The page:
On March 31, updated family home child care licensing rules will go into effect for our state’s 5,000 family home child care providers. The updated rules support healthy, safe, nurturing care by:
- Requiring family home providers to have a high school diploma or GED, a child development associate credential or 45 credits of child development. Existing providers have until March 31, 2017, to attain this education.
- Limiting screen time, including video games and movies, to two hours per day.
- Increasing playground safety to reduce injuries caused by falling from climbing equipment and swings.
- Reflecting new federal standards around crib safety.
- Requiring a higher level of communication between providers and parents around child development and child care philosophy.
- Enhancing background checks for those who work or live in the home.
A recent Washington Post article about a baby’s death in a Virginia family home child care illustrates why family home child care rules are so important. Earlier this month, Dateline NBC aired an investigation about background checks for child care providers across the nation. At least 11 states, including Washington, have comprehensive background screening systems—39 states do not. The investigation went on to illustrate case after case of people with criminal backgrounds caring for children and the devastating consequences that have happened in some cases.
These reports illustrate the contrast between Washington’s rules and what other states require – or not. Some states require no criminal background checks, training (including CPR) or even basic inspections. In 2012, the National Association of Child Care Resource and Referral Agencies (NACCRRA) ranked Washington ranked second in the nation for strong, thorough family home child care licensing policies. Sixteen states scored zero points out of 150 because they do not regulate family home child care or do not inspect before licensing providers. Washington’s rules are just the basis of what children and families deserve in child care.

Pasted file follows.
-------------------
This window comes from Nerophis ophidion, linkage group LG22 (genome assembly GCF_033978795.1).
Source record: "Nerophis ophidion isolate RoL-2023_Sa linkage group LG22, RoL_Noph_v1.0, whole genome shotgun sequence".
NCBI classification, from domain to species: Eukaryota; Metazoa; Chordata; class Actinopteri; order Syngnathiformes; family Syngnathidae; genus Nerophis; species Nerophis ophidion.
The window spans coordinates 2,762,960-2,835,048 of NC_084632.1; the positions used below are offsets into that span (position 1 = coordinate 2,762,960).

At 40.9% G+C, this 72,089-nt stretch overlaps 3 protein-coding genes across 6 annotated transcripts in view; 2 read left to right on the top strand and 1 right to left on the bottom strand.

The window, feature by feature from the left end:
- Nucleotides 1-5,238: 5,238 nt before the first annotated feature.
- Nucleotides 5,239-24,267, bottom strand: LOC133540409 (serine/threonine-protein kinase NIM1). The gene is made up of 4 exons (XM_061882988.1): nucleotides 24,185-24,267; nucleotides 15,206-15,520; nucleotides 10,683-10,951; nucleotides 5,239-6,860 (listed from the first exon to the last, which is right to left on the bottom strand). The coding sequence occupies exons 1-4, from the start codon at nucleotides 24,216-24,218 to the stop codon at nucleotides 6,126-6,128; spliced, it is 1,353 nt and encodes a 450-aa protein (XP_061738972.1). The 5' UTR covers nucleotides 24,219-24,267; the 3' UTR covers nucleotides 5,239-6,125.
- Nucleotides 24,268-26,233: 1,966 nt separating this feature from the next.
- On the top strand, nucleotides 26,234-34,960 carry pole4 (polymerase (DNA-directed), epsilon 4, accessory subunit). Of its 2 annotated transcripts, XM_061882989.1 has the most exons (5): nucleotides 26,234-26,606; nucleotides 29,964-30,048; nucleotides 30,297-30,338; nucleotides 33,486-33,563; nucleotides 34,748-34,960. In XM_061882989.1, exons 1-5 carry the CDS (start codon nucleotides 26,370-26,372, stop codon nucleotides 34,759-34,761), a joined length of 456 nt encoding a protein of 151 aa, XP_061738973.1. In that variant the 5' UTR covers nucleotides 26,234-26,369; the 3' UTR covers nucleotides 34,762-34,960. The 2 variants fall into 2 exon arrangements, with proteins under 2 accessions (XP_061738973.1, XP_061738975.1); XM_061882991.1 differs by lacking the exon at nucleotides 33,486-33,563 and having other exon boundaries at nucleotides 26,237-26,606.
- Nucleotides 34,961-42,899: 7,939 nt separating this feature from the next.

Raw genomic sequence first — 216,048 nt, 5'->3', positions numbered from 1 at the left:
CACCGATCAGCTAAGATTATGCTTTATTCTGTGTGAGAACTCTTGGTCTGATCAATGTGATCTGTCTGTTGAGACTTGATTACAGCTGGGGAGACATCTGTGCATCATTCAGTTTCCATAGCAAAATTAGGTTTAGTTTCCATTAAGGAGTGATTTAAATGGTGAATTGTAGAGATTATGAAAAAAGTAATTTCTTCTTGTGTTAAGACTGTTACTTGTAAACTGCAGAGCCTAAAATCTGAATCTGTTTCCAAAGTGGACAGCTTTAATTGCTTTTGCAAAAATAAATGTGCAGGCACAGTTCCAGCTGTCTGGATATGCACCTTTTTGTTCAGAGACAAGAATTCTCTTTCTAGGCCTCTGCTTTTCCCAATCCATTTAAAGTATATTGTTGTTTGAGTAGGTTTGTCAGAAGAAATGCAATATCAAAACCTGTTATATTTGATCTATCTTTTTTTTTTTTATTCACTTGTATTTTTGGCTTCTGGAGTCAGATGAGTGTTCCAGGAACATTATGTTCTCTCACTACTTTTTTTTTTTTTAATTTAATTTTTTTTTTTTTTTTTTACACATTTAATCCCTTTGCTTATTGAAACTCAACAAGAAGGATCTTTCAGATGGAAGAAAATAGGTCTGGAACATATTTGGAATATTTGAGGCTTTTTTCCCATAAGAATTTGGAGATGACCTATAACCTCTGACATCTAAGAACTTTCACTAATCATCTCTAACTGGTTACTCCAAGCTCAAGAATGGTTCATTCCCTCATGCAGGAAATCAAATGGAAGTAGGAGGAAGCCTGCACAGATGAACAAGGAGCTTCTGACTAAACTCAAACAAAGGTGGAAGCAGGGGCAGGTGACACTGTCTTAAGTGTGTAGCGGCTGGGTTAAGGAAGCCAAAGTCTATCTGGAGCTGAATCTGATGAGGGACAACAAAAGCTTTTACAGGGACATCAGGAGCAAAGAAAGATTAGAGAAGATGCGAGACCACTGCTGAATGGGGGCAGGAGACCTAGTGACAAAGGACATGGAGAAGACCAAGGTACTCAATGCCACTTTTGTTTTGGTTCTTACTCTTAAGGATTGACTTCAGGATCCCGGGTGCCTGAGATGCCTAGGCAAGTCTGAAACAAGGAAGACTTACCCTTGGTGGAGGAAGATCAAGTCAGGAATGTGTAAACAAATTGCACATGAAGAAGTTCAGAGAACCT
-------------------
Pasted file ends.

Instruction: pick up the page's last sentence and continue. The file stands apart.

Washington started regulation family home child care rules in the 1960s after a fire in a family home child care killed three children. Since the 1960s, we have made great strides to ensure children’s safety in family home child care and child care center settings. In recent years, parents and child development professionals have recognized the need for child care professionals, with whom young children who attend spend the majority of their waking hours, to help prepare children for success in school and life. Our state is one of many around the nation making a push toward increased quality in child care as a key school readiness strategy. The bulk of Washington’s recent $60 million Race to the Top-Early Learning Challenge grant will support child care providers in boosting the quality of their programs through coaching, incentives and professional development. These updated rules help provide the foundation.
Family home child care providers are an integral part of the local economy, offering care for families while parents work, look for work or go to school. The revised family home child care rules are meant to support providers as small business owners. While there is—understandably—anxiety among some providers about meeting these updated rules, DEL is committed to helping them succeed. Families demand and deserve high-quality care, and we must help ensure communities can meet that demand.
The Department of Early Learning wants child care providers to succeed. Their success equals children’s success. And that is good for everyone.